Fifty-nine San Antonio nonprofit agencies are receiving $36.4 million in COVID-19 emergency relief funds to better serve local senior citizens, youth and families.

City Council on Feb. 2 approved a new allocation of American Rescue Plan Act money based on recommendations from city staffers who alongside community funders and stakeholders evaluated 97 organizations that answered a Request For Proposals last fall.

The city said it received original proposals totaling $145.6 million. Local officials said applicants had to demonstrate how they would use awarded ARPA funds to shore up their organization while responding to COVID’s financial effects.

Applicants also had to show how they would use awarded money to better help residential clients—especially youth, seniors, families and the homeless—including assistance with education, employment, housing stability, food security, transportation, access to online services and digital devices, and physical and mental health care.

“San Antonio’s nonprofit community provides a host of essential services to our city and is crucial to bringing resources to aid our vulnerable residents as they still recover from the aftermath of the pandemic,” Mayor Ron Nirenberg said in a statement.

Six organizations each received the lowest awarded amount of $100,000—San Antonio Hope Center, Musical Bridges Around the World, Good Samaritan Community Services, 1 Church, 1 Soul Ministry, Child Advocates San Antonio, and San Antonio Community Resource Directory.

The biggest awards included $1.28 million to the American GI Forum National Veterans Outreach Program, $798,455 for YMCA of Greater San Antonio’s Y Forever Well program and $1.77 million to the Children’s Shelter of San Antonio to extend outpatient mental health for children who have experienced abuse, neglect and abandonment.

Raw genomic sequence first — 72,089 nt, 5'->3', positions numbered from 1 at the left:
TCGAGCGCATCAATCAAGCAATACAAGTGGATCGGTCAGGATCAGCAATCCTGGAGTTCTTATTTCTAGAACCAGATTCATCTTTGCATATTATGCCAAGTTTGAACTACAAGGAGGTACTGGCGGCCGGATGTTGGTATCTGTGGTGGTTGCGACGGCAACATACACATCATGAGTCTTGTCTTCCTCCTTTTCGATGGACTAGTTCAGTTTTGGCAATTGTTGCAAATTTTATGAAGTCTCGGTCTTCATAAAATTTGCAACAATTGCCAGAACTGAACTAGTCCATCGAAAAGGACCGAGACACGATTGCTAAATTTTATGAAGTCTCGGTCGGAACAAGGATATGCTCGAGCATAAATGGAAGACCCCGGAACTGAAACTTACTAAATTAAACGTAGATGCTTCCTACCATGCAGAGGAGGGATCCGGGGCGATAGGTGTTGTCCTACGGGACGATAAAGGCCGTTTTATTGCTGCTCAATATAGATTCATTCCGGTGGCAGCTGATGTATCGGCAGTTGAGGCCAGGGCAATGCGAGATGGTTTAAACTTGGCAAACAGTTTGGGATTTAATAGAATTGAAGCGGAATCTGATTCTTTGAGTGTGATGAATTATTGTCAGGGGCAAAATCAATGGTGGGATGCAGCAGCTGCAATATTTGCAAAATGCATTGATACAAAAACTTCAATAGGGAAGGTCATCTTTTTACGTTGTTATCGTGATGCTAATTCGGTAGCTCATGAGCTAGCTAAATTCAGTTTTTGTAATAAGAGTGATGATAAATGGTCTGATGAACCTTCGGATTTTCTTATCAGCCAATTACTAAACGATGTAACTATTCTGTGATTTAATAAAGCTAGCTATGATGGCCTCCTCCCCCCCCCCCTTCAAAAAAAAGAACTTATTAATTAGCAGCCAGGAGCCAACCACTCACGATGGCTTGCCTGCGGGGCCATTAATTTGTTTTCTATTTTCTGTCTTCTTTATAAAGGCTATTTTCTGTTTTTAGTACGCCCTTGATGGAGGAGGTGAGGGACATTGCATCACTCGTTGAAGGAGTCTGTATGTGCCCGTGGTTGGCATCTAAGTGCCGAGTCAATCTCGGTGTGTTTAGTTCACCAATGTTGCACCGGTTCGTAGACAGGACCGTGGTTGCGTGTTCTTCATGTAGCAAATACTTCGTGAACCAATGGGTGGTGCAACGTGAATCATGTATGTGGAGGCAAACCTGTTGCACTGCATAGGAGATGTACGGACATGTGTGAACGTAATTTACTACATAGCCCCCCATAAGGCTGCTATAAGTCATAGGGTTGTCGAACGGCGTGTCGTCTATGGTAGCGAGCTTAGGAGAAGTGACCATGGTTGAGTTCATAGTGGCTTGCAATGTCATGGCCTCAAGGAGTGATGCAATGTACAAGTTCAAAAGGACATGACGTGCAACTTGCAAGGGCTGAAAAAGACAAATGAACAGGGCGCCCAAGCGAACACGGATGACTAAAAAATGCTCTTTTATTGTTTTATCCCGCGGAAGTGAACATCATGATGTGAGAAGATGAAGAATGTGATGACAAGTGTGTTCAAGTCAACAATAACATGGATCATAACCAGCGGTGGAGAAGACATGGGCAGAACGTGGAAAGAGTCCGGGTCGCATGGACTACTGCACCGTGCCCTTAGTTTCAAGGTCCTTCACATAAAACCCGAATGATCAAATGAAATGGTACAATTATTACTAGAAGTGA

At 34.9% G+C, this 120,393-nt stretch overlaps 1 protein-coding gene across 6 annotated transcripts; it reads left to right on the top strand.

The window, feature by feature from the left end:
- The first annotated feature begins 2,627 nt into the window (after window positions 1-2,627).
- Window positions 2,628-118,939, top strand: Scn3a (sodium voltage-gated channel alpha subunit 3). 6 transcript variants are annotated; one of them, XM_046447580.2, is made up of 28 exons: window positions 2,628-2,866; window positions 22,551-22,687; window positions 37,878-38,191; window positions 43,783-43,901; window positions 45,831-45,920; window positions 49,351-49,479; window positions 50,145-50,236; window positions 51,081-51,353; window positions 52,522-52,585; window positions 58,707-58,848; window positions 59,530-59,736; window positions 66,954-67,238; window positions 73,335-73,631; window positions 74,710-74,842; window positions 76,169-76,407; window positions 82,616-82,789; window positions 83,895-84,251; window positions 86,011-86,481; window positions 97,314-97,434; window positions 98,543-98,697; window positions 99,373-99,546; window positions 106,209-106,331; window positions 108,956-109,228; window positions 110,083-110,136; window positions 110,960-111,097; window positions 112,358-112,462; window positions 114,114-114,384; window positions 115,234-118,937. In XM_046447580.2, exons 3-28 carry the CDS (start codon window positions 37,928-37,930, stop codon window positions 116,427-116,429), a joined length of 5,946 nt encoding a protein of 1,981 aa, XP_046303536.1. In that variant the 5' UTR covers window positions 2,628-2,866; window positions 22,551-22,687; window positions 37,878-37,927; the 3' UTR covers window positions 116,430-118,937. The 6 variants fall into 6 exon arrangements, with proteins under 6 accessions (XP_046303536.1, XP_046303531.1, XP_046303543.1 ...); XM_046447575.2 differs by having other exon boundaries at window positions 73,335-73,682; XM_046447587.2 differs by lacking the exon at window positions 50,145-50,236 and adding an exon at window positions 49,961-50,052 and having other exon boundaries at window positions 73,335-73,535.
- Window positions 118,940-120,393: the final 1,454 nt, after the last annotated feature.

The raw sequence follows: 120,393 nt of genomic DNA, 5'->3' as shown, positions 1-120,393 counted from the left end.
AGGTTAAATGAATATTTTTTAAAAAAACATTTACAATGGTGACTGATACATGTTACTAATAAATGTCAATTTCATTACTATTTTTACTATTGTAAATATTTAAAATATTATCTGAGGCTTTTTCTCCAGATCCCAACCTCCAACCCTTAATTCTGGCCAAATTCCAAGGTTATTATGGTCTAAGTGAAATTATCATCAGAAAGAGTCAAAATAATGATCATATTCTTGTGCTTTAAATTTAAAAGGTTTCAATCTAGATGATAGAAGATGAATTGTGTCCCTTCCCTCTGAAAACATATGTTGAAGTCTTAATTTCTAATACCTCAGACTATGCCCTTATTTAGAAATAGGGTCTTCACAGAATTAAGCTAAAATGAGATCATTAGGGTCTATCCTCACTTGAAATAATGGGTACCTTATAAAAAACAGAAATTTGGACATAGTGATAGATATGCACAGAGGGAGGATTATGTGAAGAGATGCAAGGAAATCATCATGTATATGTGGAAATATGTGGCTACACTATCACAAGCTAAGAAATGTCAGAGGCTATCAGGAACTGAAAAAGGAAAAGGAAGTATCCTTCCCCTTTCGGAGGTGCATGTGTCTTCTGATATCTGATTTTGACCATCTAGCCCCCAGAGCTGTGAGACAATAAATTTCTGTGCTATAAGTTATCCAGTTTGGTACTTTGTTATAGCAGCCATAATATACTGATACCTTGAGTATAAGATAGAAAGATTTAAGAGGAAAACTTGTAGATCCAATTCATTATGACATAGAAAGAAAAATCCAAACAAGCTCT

The council also approved $1.38 million to YMCA of Greater San Antonio’s youth mental health services and $881,358 to Rise Recovery to enhance its Inspire Academy, which helps youth in drug and alcohol recovery.

Additionally, $2.52 million was awarded to the Central for Health Care Services to collaborate with Family Service, Rise Recovery, and Clarity Child Guidance Center on providing therapy, medication and gap funding for youths' mental health care hospitalizations.

District 8 Council Member Manny Pelaez unsuccessfully proposed an amendment, suggesting shifting some awarded funds from The University of Texas at San Antonio, UT Health San Antonio and Communities In Schools toward local nonprofits dedicated to addressing domestic violence.

Some council members responded family violence is an important issue but voiced a desire to proceed with the city staff’s recommendations.

Per federal requirements, the approved organizations have to plan the use of the awarded ARPA funds through fall 2024.

Simon Salas, Good Samaritan Community Services CEO, said all the local nonprofits and social service agencies deserve some type of financial assistance, but he understands not everyone can receive ARPA funding. He added that delaying action on the ARPA money would negatively affect the nonprofit community and the city as a whole.

“This process has made us stronger and more willing and able to collaborate with each other,” Salas also said. "Equity delayed is equity denied."

City Manager Erik Walsh said the ARPA funds will help counter deep systemic and historic inequities in community services and mental health care.

"By leveraging funds from the American Rescue Plan Act, the city is investing in programs that enhance, expand and strengthen safety nets for residents, strengthen education and workforce programming, and improve behavioral and mental health services,” Walsh said in a statement.